Sydney, Melbourne new home starts hardest hit by cash rate hikes

Rising mortgage rates could be making it harder for Australia to build the new homes it needs.

New home markets in Sydney and Melbourne have become the worst hit as a result of cash rate hikes, just as those markets need to increase the supply of new dwellings to address the housing supply crunch.

That’s according to the Housing Industry Association’s chief economist, Tim Reardon, who called out a worrying trend revealed in the association’s latest economic and industry outlook report.

The economist said that while the Reserve Bank of Australia’s rate increases are yet to adversely impact the lagging indicators of economic activity like unemployment or inflation, they are clearly impeding future home building activity.

“Leading indicators of home building activity, including approvals and lending, have fallen sharply to decade lows, and have remained at these levels for most of 2023,” Mr Reardon said.

The year ahead, he said, would see the numbers of new home starts drop even further, particularly in the markets of Sydney and Melbourne.

“This will flow through to a significant slowdown in detached home building in 2024, producing the lowest level of new commencements in more than a decade and keeping apartment construction suppressed. This low volume of new home commencement is at odds with the goal of increasing the supply of housing stock, especially in the tight rental markets of Sydney and Melbourne,” he said.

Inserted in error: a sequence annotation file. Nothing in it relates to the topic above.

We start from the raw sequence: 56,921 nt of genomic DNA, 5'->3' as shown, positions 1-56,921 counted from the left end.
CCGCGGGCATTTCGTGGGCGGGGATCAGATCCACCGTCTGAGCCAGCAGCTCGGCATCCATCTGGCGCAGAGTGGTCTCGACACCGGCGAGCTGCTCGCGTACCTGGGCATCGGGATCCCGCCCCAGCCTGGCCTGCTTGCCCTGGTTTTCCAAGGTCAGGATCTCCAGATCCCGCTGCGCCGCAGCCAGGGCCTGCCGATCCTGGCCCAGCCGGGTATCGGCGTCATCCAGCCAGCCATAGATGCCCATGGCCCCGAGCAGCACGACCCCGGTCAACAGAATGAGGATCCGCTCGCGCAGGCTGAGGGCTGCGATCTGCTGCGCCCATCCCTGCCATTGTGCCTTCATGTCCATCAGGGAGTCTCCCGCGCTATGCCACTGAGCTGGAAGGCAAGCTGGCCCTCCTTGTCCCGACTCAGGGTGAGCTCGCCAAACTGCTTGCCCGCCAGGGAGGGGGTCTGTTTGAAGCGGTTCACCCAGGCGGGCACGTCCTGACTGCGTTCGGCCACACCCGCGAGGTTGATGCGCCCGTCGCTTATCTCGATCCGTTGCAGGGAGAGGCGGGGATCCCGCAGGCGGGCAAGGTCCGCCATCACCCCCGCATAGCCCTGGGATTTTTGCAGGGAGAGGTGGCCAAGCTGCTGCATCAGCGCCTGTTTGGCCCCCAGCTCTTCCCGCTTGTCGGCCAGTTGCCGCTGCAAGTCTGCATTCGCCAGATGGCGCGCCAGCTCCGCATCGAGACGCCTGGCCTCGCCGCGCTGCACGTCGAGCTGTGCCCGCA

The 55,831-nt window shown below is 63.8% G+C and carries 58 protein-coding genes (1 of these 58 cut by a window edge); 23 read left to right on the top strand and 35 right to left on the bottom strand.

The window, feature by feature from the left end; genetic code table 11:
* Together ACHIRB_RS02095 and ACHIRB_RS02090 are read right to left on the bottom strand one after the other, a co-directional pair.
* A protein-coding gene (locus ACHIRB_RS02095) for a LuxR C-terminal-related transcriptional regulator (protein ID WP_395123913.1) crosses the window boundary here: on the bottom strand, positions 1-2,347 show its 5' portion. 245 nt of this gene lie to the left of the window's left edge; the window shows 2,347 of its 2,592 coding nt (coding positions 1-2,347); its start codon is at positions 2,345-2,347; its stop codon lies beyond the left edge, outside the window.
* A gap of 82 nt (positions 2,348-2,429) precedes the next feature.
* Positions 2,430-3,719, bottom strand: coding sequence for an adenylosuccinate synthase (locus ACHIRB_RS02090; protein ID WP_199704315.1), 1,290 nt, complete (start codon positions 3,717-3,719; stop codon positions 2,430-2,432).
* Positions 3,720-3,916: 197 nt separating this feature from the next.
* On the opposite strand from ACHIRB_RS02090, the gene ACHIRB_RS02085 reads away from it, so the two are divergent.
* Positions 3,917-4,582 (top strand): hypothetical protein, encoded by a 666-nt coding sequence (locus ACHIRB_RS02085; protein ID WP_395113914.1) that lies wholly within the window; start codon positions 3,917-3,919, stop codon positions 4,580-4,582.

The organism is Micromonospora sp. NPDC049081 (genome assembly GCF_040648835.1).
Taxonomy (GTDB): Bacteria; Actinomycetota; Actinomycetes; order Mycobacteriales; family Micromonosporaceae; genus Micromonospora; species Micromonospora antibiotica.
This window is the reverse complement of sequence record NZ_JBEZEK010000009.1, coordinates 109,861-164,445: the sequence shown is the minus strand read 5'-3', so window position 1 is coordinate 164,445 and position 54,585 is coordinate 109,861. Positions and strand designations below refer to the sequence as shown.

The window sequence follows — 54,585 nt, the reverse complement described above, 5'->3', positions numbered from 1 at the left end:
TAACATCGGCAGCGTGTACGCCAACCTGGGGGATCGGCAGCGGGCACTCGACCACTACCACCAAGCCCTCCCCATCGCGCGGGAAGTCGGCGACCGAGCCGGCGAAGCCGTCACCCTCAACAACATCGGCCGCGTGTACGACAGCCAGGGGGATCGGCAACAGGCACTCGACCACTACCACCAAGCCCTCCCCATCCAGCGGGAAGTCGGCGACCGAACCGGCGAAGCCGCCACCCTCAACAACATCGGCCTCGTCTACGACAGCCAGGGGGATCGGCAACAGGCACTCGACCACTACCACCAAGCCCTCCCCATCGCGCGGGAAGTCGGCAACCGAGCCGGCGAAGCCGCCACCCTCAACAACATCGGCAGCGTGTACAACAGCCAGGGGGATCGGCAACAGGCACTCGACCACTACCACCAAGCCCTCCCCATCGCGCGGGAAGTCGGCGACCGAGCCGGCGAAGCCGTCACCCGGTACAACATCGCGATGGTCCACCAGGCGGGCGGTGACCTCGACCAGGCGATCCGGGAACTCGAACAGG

Detached house commencements declined to 109,890 in 2022–23, which is 22.1 per cent down from the 2020–21 peak. Detached house commencements are expected to decline by a further 10.9 per cent in 2023–24, which will represent the weakest year since 2012–13.

Mr Reardon attributed the hit on these major markets to the higher costs associated with delivering house and land packages in the two most populous cities.

But new home builds are faltering across many of the smaller capitals and regions as well.

“House building activity is set to slow in all regions, except for Western Australia, under the weight of rising interest rates,” Mr Reardon said.

And while the cost of building materials is stablising, it is unlikely that they will fall enough to grant homebuilders a reprieve and stimulate the sector.

In Mr Reardon’s view, it’s time for governments to increase the support for new home building and prioritise the accessibility of land.

He noted: “There remains a significant volume of building work still to be completed and, as this occurs, home building will drag on economic growth and push unemployment higher.

“The cost of building materials and labour is stabilising on this side of the pandemic, but they are not likely to fall substantially.”

“Increasing the volume of new homes commencing construction against the rising cost of borrowing will require governments to lower the cost of shovel-ready land, attract more investment – especially from overseas – and reduce tax imposts,” concluded Mr Reardon.

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